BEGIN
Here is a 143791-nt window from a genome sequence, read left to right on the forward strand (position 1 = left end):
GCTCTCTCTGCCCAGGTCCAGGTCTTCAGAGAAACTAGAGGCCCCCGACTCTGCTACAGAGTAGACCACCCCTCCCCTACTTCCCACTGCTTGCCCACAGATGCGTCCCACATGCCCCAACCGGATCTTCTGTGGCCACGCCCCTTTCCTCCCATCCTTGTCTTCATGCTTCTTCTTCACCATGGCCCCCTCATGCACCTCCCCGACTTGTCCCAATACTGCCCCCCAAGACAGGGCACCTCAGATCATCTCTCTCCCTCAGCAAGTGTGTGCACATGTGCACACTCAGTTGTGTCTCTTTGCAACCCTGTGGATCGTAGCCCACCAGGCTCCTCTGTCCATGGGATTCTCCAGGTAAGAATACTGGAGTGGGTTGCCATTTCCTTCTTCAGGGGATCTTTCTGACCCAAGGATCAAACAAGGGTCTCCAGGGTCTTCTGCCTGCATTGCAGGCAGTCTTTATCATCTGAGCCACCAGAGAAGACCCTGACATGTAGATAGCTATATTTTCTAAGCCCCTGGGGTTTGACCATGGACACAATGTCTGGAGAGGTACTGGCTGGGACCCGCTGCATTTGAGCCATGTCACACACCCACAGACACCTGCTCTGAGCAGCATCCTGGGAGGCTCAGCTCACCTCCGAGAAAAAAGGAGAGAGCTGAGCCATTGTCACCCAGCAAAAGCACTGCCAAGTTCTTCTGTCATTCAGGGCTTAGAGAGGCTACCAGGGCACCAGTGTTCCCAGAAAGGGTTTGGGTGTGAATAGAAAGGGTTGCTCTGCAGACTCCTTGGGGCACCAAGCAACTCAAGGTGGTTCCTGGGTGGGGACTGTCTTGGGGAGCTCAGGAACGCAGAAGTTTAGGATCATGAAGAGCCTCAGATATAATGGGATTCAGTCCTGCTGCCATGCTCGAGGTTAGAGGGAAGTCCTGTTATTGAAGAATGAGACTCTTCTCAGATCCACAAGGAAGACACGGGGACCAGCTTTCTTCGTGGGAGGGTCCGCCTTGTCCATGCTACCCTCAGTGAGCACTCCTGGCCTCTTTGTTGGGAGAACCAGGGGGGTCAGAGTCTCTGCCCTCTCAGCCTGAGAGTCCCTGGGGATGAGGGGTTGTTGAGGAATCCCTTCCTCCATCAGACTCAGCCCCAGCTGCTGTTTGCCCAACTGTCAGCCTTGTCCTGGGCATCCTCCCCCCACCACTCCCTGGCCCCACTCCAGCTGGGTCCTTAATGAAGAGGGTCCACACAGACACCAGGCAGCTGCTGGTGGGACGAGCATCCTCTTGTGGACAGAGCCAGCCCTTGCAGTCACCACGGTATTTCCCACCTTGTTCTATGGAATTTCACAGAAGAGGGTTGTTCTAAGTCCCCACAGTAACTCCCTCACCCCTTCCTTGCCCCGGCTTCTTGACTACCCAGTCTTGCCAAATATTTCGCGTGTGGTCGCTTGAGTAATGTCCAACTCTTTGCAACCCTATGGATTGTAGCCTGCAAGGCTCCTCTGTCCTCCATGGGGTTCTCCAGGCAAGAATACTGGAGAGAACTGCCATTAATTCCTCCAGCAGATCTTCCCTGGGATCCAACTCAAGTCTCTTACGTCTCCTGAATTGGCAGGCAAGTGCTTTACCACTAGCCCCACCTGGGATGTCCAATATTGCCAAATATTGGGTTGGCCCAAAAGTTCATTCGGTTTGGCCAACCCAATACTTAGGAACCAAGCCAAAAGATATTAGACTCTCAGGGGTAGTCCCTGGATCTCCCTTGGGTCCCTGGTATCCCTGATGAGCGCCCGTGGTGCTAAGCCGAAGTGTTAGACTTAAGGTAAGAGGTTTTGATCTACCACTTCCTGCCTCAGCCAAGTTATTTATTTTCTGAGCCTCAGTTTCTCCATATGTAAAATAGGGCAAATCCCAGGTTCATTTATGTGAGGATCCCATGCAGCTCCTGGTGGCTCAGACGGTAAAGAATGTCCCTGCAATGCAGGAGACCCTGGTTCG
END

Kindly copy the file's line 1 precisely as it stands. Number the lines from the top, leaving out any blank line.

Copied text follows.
Here is a 143791-nt window from a genome sequence, read left to right on the forward strand (position 1 = left end):